This is a regret which really doesn’t apply to me. Sometimes I think that I express my feelings too readily and too openly. There are things that I hold back on, but if things are important, I tend just to put them out there and deal with any fallout. My relationship with HL has been refreshing in that there is expressing my feelings is actively encouraged and I have benefited from that. I know that in a past life I expressed them without feeling they were heard and this sort of invalidating behaviour can have lasting consequences, but for me I was able to move away from that toxicity and find something which met my needs so much better.
4. I wish I had stayed in touch with my friends.
This is a trickier one and perhaps the area most likely to lead to regrets. I do feel that there is never enough time, and some of the decisions and choices I have made have led me to not having such lasting friendships. I have made new ones which I value and so, currently, I see the fact that things have tailed off with certain people part and parcel of the way that life evolves. It could be that I see things differently in time, but for now, I am enjoying investing in the relaitonships that are importtant to me.
5. I wish that I had let myself be happier.
Happiness is important to me. It is always the one thing that I want for my children and have chosen a life for myself where I am doing the things which I value, find important and enjoy. Everyone is different and I know that my life would not be one that some others would want but it suits me. I feel lucky for the way that things are and know that I am fortunate to feel positive in my outlook. Change can be scary but I think it is important to make a change if you are unhappy.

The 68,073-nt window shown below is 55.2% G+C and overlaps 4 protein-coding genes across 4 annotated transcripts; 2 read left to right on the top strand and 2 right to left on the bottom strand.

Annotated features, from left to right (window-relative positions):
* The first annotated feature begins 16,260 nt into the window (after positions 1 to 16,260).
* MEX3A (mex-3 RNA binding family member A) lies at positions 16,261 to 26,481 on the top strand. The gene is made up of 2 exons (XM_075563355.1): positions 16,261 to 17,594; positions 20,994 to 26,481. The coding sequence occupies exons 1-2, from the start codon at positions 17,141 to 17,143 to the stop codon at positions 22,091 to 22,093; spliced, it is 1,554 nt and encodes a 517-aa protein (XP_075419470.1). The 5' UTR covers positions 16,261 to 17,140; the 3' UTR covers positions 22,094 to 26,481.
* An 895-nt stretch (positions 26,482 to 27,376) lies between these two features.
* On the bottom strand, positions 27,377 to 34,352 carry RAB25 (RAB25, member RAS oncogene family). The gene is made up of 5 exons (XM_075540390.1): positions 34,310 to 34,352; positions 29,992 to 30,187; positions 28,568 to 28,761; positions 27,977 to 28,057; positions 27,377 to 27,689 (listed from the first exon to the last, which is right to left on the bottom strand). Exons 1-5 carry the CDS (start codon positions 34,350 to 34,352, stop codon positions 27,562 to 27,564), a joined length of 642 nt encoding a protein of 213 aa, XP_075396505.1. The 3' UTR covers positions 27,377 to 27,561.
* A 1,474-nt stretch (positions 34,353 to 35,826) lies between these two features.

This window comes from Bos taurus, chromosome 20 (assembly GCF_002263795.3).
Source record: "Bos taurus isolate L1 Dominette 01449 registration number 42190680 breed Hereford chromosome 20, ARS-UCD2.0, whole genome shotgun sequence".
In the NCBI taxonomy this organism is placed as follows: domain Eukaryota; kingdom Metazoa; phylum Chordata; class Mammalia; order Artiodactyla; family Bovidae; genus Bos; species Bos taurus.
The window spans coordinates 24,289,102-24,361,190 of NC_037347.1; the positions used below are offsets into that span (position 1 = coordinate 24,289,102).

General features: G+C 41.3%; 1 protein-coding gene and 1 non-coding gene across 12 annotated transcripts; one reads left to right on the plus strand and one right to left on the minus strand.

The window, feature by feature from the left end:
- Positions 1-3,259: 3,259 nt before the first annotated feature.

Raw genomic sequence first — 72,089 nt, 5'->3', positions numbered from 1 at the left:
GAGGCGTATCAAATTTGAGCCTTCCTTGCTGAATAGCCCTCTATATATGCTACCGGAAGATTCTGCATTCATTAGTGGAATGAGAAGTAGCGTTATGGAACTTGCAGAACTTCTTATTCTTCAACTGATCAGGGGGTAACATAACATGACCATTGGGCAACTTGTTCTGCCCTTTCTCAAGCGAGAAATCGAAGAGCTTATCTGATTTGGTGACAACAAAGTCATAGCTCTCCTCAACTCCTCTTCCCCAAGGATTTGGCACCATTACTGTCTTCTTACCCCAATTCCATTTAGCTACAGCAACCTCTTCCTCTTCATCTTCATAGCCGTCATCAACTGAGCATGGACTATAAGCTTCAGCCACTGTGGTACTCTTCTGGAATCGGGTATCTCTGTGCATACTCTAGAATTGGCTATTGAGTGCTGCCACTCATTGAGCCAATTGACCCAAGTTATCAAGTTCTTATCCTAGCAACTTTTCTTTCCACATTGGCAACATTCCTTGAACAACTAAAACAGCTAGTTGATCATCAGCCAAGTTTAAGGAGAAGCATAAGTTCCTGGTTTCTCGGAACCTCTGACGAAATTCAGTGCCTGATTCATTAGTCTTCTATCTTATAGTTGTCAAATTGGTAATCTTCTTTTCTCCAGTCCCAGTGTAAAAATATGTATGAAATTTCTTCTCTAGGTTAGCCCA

I do realise that this list of regret is based on those that people have when they are dying and as I am currently in good health I guess they don’t really apply and I might feel differently at the time. However, I do feel positive that currently the life that we have carved out for ourselves leaves us both feeling fulfilled and not lacking or wistful about things which are being missed. This is a good place to be and I am aware that I am fortunate in feeling this way.